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Today I’m going to teach you how to make mustard – how cool is that? This week”s show offers a wonderful diversion from mainstream canning. I will also introduce you to the most awesome recipe I’ve ever found for making your own soft pretzels – That’s no small thing coming from this Philadelphia native where soft pretzels are a cultural and culinary staple.
Whether yellow, spicy brown, Dijon, or whatever, a slathering of mustard has become a favorite for people around the world. Making it myself is something I’ve wanted to try for the past couple of years. This year was my first attempt. I tried three different recipes and learned a lot. You will too. Plus, this is a great holiday gift idea!
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Thanks for listening and all your wonderful support!
Links to products referenced in today’s podcast —
Bulk Mustard Seed Brown Whole, Certified Organic, 1 lb. package (Amazon affiliate link)
Mr. Coffee grinder to grind your seeds (Amazon affiliate link)
This compost bin is very similar to the one I use and like. (Amazon affiliate link)
Recipes referenced in today’s podcast —
An excellent recipe for Bavarian Soft Pretzels from The Foodie Army Wife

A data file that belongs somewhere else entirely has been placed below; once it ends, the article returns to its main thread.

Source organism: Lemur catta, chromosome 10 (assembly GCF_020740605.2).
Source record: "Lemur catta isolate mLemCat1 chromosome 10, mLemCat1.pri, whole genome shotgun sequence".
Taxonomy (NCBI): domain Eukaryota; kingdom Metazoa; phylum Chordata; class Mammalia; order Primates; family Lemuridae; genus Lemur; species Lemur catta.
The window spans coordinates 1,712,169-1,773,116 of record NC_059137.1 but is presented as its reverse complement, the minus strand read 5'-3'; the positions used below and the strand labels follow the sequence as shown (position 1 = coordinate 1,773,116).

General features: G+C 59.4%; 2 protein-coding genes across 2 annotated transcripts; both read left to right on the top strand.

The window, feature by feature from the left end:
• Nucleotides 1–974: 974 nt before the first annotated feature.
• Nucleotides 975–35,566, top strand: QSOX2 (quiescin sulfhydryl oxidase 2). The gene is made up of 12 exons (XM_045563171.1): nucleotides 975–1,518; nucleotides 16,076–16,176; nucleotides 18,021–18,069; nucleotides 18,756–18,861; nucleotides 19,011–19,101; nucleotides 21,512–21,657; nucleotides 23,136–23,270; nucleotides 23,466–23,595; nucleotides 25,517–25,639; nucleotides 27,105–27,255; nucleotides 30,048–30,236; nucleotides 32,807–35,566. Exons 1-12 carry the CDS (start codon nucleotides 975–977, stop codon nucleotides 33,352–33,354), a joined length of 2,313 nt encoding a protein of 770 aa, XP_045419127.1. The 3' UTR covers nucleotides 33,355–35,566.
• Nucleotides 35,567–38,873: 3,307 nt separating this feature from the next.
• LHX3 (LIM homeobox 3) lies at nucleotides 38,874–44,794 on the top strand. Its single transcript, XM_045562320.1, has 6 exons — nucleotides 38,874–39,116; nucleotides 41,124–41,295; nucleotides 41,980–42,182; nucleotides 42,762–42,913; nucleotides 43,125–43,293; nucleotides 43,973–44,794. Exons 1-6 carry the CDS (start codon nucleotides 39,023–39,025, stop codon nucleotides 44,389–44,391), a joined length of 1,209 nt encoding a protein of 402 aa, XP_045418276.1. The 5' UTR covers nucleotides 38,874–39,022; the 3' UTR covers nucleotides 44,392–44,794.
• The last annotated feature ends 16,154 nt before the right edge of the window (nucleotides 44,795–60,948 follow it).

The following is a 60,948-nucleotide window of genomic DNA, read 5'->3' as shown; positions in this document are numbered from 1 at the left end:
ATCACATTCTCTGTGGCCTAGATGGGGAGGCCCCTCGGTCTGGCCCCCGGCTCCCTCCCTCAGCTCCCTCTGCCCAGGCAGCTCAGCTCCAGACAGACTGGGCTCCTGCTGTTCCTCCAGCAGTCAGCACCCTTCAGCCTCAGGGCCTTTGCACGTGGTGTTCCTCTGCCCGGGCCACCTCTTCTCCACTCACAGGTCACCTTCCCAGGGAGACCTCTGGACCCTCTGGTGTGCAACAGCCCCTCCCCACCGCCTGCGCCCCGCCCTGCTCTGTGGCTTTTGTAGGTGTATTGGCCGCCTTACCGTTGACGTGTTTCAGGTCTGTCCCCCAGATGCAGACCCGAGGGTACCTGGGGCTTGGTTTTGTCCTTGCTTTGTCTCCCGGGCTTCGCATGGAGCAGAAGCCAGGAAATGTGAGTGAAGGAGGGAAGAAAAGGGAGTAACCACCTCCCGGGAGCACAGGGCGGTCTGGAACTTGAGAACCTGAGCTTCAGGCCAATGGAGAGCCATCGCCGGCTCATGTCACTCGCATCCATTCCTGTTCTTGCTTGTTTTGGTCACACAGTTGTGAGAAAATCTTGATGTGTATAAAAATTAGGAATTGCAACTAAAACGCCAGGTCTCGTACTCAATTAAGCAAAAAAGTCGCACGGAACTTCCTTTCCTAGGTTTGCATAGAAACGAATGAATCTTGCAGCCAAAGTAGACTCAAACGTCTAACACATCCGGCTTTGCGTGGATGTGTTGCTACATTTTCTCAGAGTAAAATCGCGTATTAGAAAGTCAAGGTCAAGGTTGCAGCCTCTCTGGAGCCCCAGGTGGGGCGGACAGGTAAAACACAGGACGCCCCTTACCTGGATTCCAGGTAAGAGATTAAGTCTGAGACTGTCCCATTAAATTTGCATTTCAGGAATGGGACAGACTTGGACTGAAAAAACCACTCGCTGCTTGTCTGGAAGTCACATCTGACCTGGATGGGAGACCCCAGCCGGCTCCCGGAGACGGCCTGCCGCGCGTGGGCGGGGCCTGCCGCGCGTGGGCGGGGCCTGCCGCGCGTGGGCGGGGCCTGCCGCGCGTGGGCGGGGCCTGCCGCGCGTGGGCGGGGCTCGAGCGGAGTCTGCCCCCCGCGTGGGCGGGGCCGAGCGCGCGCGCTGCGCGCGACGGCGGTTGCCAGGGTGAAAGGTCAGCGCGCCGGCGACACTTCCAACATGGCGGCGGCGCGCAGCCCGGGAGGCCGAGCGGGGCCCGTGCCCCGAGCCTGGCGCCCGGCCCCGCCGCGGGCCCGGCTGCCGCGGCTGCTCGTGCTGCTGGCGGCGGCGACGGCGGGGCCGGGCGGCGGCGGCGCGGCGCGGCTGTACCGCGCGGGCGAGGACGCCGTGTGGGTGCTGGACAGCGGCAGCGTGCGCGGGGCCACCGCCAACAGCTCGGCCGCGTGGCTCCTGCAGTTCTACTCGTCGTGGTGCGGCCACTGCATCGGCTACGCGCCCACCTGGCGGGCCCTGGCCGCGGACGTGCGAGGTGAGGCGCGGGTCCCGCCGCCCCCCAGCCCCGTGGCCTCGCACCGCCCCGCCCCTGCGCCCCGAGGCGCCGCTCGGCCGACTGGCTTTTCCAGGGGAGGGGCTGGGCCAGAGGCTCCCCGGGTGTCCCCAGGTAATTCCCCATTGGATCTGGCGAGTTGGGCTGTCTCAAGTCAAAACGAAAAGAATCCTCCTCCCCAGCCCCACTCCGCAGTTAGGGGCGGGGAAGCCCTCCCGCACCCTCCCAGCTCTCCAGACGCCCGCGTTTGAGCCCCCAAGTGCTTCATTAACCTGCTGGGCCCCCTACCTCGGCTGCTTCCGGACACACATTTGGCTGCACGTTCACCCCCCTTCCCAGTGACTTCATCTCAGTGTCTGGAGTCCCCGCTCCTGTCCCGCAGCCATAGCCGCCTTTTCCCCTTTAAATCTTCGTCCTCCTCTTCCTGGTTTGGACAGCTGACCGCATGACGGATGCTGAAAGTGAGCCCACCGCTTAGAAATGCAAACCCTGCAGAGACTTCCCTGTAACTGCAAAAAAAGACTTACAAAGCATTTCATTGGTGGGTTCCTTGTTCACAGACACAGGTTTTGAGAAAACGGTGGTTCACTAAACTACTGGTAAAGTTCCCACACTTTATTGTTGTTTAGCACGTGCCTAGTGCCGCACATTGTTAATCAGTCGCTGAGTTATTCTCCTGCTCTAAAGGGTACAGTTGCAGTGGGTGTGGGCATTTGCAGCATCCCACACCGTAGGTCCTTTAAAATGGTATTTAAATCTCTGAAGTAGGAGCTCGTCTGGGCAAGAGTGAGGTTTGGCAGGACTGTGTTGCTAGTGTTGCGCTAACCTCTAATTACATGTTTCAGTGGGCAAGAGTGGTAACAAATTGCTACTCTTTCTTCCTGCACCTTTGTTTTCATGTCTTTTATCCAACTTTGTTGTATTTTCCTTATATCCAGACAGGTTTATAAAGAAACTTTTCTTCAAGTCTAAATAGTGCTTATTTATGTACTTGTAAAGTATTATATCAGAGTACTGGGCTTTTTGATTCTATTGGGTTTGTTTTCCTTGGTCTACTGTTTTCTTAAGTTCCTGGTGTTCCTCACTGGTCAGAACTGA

Fresh Preserving’s* Oktoberfest Beer Mustard
Spicy brown mustard, the one I liked the most. Here’s the ingredients:
1/3 c brown mustard seeds
1/4 c white vinegar
1/4 t salt
Grind the seeds in a mortar and pestle (takes 3-7 minutes) or a spice grinder. Mix in the rest of the ingredients. Refrigerate for about a day. Makes 3/4 cup.
Yellow Mustard recipe (Even two weeks later the vinegar in this one remains overpowering)
*Editorial correction: In the show I incorrectly referred to the source as the Fresh Preserving Store’s website. This site is simply Freshpreserving.com but is also run by the Ball Jar people.
Life in the North Woods: Garden Talk / Canning Talk
Night time temps are already below freezing for us in Minnesota and it only gets worse from here for a bit before it gets better. As for me, I’m on my way to Rome later this month and, hopefully, will be sitting in St Peter’s square as part of the weekly general audience the pope has each week. How cool is that! With both of my parents now passed – dad just this past spring – I decided to spend Thanksgiving week in Rome. Because no one really travels from the US to Europe that week I got a killer deal. Keep your fingers crossed I can get one of those tix. I should know by the next show.
My refrigerator broke this past week – Ugh!
- At least $100 in lost food – meats, fish, veggies, etc. Plus that expensive stuff you don’t have to purchase very often like mayo, olives, some cheeses!
- Second time this year – 4 days w/out power in June, now this.
- About 15 jars of canned goods of one kind or another lost.
- The hardest part was losing some of the wonderful soups I make – believe me, I’ll be experimenting more with canning soups this winter. That should be pretty fun, don’t you think?
- The good news is a new fridge got delivered and it’s super nice – yay! I also did get forced to clean out some stuff that had become a bit, shall we say, “dated.
- The other piece of good news is that it happened while I was here to deal with all the dripping water and overall mess.
I made more of awesome apple cider jelly this weekend. I first introduced you to that recipe in Episode 17. Since the fridge failed, there was no way I was going to let that great apple cider go to waste. Turned out great!